Local Color

Meet some of Park City's finest: a woman who works to end domestic violence, the restauranteur who's an angel in disguise, and a hockey fanatic who will glide into your heart.

By Kristen Gould Case Photography by Dan Campbell January 1, 2012 Published in the Winter/Spring 2012 issue of Park City Magazine

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High Flier Hans Fuegi

Hans Fuegi arrived in Park City in 1980 just “wanting a season of powder skiing under my belt. Now I’ve had 30,” he laughs. A Swiss native with a business school degree, Fuegi traveled the world (“hippie years” in South America by way of a VW van; working for a resort hotel company in Europe and Mexico; and guiding jeep convoys in Algerian and Tunisian deserts) before following his girlfriend Sally (now his wife of 29 years) out West, where he fell madly in love with Park City, “not just the place, but the people—that’s what kept me here.”

People are what it’s all about for Fuegi. Owner of the iconic Grub Steak since 1991, the restaurateur celebrates its 35th anniversary this year, 20 of those years on his own watch. He says the number of return customers feeds his soul. “More often than not, people say, ‘Our family has been coming here for 30 years.’ That kind of feedback makes me think we’re doing the right thing,” he explains. “And since I have such a good staff, it allows me to do a lot of other things I want to do.”

The list of “other things” is impressive. Fuegi was on the Chamber Bureau board for four terms; was attaché for the Swiss Olympic team during the 2002 Olympic Winter Games; helped found the Park City Restaurant Association; sits on the boards of the National Ability Center, the Utah Office of Tourism, and the Utah Restaurant Association; and is an Angel Flights pilot.

“I learned to fly years ago and own a single-engine turboprop,” Fuegi says of his fly-boy ways. “Angel Flights provides transportation for people with medical needs. Sometimes people who live elsewhere need treatments in Salt Lake City hospitals and don’t have the means to get here by themselves. We have a network of pilots who transport patients free of charge. You see some rough stuff, but you also see some very grateful people. It’s very moving.”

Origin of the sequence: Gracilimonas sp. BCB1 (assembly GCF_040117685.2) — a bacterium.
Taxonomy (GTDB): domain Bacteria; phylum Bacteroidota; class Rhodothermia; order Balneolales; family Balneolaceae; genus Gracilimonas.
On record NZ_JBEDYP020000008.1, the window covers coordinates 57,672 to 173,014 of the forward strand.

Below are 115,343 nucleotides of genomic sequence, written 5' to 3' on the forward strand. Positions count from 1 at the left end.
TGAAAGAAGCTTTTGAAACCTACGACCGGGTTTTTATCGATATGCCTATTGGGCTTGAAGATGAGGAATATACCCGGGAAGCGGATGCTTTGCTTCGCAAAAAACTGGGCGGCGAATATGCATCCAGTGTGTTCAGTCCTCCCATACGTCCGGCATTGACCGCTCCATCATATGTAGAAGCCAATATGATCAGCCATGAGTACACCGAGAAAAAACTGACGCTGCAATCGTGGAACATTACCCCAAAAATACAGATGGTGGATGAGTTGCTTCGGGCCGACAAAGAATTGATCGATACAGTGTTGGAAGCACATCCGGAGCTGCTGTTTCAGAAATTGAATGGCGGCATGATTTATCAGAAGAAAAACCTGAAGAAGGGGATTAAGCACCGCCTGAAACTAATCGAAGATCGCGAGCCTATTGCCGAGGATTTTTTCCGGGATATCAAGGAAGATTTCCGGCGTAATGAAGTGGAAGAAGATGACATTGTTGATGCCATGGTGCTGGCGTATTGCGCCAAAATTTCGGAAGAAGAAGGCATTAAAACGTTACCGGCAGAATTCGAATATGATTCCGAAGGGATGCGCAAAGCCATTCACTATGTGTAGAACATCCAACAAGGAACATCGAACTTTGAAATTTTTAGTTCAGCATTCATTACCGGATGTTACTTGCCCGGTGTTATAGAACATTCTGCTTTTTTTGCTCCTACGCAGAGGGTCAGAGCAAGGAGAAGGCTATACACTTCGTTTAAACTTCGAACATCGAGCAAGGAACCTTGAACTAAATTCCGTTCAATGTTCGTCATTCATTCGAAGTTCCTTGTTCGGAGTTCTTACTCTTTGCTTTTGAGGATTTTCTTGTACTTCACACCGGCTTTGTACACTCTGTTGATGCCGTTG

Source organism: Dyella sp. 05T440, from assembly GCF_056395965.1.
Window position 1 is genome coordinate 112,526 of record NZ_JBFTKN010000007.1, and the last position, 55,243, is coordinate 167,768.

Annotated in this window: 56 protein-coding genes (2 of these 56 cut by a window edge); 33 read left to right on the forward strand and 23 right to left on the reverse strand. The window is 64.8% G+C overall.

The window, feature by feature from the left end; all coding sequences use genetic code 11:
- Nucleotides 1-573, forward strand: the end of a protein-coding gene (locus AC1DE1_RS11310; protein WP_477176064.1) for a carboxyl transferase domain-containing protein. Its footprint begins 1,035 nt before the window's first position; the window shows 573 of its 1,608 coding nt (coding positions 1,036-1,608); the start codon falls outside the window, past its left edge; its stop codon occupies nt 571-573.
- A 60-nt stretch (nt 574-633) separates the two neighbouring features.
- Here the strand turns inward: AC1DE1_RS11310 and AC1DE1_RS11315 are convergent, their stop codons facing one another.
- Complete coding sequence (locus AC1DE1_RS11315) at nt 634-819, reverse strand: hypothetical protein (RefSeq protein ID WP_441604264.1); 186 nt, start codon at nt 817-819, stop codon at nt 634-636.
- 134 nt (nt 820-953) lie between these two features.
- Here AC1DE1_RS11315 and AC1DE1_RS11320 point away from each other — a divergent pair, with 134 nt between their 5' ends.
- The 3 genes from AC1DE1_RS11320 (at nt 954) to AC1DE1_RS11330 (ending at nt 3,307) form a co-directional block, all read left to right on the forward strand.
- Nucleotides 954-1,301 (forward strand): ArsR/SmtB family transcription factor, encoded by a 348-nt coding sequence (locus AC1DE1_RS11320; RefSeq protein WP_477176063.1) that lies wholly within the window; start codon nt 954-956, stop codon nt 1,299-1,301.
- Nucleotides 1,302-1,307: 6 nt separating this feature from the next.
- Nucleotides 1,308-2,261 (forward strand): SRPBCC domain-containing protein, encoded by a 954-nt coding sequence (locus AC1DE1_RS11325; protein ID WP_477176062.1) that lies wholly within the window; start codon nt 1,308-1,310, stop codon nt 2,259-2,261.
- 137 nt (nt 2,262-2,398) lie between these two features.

“I’ve been so fortunate and this town has offered me so much,” Fuegi says. “I try to give something back every day. That’s what living in a small town is all about.”

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The Educator Jane Patten

Peace House Executive Director Jane Patten has embraced the unexpected many times in her life. She came to Utah in 2004 looking for an “I-don’t-give-a-damn job with no responsibility.” She had spent a 20-year stretch managing a YMCA, running an outdoor adventure program for 1,000 students, raising two children, getting divorced, and feeling the pain of living in an East Coast community that was deeply affected by loss of life from 9/11. “I was hired as the office manager for Peace House,” she recalls, “and thought I’d take it easy. But three months later, the director left. I have now served as director for the past seven years!”

Patten is the gentle face of Peace House, serving on local and state committees, writing grants, coordinating volunteers, and, most importantly, educating our community about domestic violence. Her message? “No one deserves to be abused. You can make choices about your relationships and have healthy ones. People forget that domestic abuse crosses all lines—financial, cultural, ethnic. We think of domestic violence as a black eye or broken bones, but abuse can also be verbal or financial.

“Different people need different types of resources to end violence. They may need a shelter, or understanding what the dynamics are within their family, or figuring out how to exit an unsafe dating relationship.”